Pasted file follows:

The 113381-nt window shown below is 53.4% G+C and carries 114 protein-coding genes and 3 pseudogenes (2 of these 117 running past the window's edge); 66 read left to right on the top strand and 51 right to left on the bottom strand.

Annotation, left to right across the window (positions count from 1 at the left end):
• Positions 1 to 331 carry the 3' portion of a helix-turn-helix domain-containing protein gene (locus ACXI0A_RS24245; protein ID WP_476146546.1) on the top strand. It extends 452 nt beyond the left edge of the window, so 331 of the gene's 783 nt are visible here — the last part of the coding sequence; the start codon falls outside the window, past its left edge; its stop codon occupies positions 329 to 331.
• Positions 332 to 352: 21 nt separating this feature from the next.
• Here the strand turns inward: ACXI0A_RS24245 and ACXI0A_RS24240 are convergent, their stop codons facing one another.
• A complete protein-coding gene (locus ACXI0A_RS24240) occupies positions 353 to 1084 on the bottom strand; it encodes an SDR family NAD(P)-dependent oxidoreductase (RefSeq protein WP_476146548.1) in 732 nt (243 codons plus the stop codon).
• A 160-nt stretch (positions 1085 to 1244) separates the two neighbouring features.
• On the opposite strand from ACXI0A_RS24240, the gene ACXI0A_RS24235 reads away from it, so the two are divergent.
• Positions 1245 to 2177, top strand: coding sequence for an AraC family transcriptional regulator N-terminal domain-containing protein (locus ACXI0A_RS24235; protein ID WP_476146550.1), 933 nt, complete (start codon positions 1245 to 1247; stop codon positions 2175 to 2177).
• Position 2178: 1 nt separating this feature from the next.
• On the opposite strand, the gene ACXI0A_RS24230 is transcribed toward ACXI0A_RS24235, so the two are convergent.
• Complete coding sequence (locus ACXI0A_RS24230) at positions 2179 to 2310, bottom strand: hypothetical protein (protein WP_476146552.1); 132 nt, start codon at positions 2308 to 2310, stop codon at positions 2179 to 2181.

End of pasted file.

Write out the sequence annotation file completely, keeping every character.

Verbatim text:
The 113381-nt window shown below is 53.4% G+C and carries 114 protein-coding genes and 3 pseudogenes (2 of these 117 running past the window's edge); 66 read left to right on the top strand and 51 right to left on the bottom strand.

Annotation, left to right across the window (positions count from 1 at the left end):
• Positions 1 to 331 carry the 3' portion of a helix-turn-helix domain-containing protein gene (locus ACXI0A_RS24245; protein ID WP_476146546.1) on the top strand. It extends 452 nt beyond the left edge of the window, so 331 of the gene's 783 nt are visible here — the last part of the coding sequence; the start codon falls outside the window, past its left edge; its stop codon occupies positions 329 to 331.
• Positions 332 to 352: 21 nt separating this feature from the next.
• Here the strand turns inward: ACXI0A_RS24245 and ACXI0A_RS24240 are convergent, their stop codons facing one another.
• A complete protein-coding gene (locus ACXI0A_RS24240) occupies positions 353 to 1084 on the bottom strand; it encodes an SDR family NAD(P)-dependent oxidoreductase (RefSeq protein WP_476146548.1) in 732 nt (243 codons plus the stop codon).
• A 160-nt stretch (positions 1085 to 1244) separates the two neighbouring features.
• On the opposite strand from ACXI0A_RS24240, the gene ACXI0A_RS24235 reads away from it, so the two are divergent.
• Positions 1245 to 2177, top strand: coding sequence for an AraC family transcriptional regulator N-terminal domain-containing protein (locus ACXI0A_RS24235; protein ID WP_476146550.1), 933 nt, complete (start codon positions 1245 to 1247; stop codon positions 2175 to 2177).
• Position 2178: 1 nt separating this feature from the next.
• On the opposite strand, the gene ACXI0A_RS24230 is transcribed toward ACXI0A_RS24235, so the two are convergent.
• Complete coding sequence (locus ACXI0A_RS24230) at positions 2179 to 2310, bottom strand: hypothetical protein (protein WP_476146552.1); 132 nt, start codon at positions 2308 to 2310, stop codon at positions 2179 to 2181.